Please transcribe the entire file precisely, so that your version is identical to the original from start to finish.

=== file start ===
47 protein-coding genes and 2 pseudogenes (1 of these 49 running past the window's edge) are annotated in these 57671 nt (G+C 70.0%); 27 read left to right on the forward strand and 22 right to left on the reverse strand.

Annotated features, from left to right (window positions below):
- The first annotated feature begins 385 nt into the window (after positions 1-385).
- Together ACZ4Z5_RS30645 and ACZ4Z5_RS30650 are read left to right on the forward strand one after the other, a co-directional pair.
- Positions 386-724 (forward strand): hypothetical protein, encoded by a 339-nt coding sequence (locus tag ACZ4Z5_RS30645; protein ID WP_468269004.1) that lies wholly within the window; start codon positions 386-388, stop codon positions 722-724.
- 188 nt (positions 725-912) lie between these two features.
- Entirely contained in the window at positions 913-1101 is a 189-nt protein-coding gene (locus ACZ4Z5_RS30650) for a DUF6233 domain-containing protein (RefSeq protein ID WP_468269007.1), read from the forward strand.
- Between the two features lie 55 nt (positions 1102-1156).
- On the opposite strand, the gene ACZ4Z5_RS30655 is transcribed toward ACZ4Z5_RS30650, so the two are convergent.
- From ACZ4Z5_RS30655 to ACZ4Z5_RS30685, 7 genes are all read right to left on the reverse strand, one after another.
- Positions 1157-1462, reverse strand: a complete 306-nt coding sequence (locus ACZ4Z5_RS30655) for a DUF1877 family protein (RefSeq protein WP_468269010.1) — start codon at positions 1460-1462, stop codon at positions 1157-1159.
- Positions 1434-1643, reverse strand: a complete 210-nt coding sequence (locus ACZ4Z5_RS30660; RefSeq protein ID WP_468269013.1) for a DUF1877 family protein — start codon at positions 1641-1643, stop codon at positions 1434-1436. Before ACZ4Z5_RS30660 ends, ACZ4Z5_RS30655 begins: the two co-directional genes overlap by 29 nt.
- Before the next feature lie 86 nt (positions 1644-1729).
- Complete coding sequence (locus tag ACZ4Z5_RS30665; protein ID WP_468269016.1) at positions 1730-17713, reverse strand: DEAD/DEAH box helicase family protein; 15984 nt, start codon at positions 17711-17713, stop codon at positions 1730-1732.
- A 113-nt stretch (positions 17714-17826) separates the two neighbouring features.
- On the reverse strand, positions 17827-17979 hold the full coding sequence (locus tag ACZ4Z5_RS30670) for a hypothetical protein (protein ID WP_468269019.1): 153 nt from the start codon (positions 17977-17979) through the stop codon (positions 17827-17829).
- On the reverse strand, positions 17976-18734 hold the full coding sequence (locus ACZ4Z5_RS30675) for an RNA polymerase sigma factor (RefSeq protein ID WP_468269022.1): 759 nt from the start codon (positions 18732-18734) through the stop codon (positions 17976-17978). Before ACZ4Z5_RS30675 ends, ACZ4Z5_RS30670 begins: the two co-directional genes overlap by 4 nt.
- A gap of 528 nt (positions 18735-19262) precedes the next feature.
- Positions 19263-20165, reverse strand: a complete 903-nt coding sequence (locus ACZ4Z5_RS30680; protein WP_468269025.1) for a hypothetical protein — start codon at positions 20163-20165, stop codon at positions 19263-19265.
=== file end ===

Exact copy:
47 protein-coding genes and 2 pseudogenes (1 of these 49 running past the window's edge) are annotated in these 57671 nt (G+C 70.0%); 27 read left to right on the forward strand and 22 right to left on the reverse strand.

Annotated features, from left to right (window positions below):
- The first annotated feature begins 385 nt into the window (after positions 1-385).
- Together ACZ4Z5_RS30645 and ACZ4Z5_RS30650 are read left to right on the forward strand one after the other, a co-directional pair.
- Positions 386-724 (forward strand): hypothetical protein, encoded by a 339-nt coding sequence (locus tag ACZ4Z5_RS30645; protein ID WP_468269004.1) that lies wholly within the window; start codon positions 386-388, stop codon positions 722-724.
- 188 nt (positions 725-912) lie between these two features.
- Entirely contained in the window at positions 913-1101 is a 189-nt protein-coding gene (locus ACZ4Z5_RS30650) for a DUF6233 domain-containing protein (RefSeq protein ID WP_468269007.1), read from the forward strand.
- Between the two features lie 55 nt (positions 1102-1156).
- On the opposite strand, the gene ACZ4Z5_RS30655 is transcribed toward ACZ4Z5_RS30650, so the two are convergent.
- From ACZ4Z5_RS30655 to ACZ4Z5_RS30685, 7 genes are all read right to left on the reverse strand, one after another.
- Positions 1157-1462, reverse strand: a complete 306-nt coding sequence (locus ACZ4Z5_RS30655) for a DUF1877 family protein (RefSeq protein WP_468269010.1) — start codon at positions 1460-1462, stop codon at positions 1157-1159.
- Positions 1434-1643, reverse strand: a complete 210-nt coding sequence (locus ACZ4Z5_RS30660; RefSeq protein ID WP_468269013.1) for a DUF1877 family protein — start codon at positions 1641-1643, stop codon at positions 1434-1436. Before ACZ4Z5_RS30660 ends, ACZ4Z5_RS30655 begins: the two co-directional genes overlap by 29 nt.
- Before the next feature lie 86 nt (positions 1644-1729).
- Complete coding sequence (locus tag ACZ4Z5_RS30665; protein ID WP_468269016.1) at positions 1730-17713, reverse strand: DEAD/DEAH box helicase family protein; 15984 nt, start codon at positions 17711-17713, stop codon at positions 1730-1732.
- A 113-nt stretch (positions 17714-17826) separates the two neighbouring features.
- On the reverse strand, positions 17827-17979 hold the full coding sequence (locus tag ACZ4Z5_RS30670) for a hypothetical protein (protein ID WP_468269019.1): 153 nt from the start codon (positions 17977-17979) through the stop codon (positions 17827-17829).
- On the reverse strand, positions 17976-18734 hold the full coding sequence (locus ACZ4Z5_RS30675) for an RNA polymerase sigma factor (RefSeq protein ID WP_468269022.1): 759 nt from the start codon (positions 18732-18734) through the stop codon (positions 17976-17978). Before ACZ4Z5_RS30675 ends, ACZ4Z5_RS30670 begins: the two co-directional genes overlap by 4 nt.
- A gap of 528 nt (positions 18735-19262) precedes the next feature.
- Positions 19263-20165, reverse strand: a complete 903-nt coding sequence (locus ACZ4Z5_RS30680; protein WP_468269025.1) for a hypothetical protein — start codon at positions 20163-20165, stop codon at positions 19263-19265.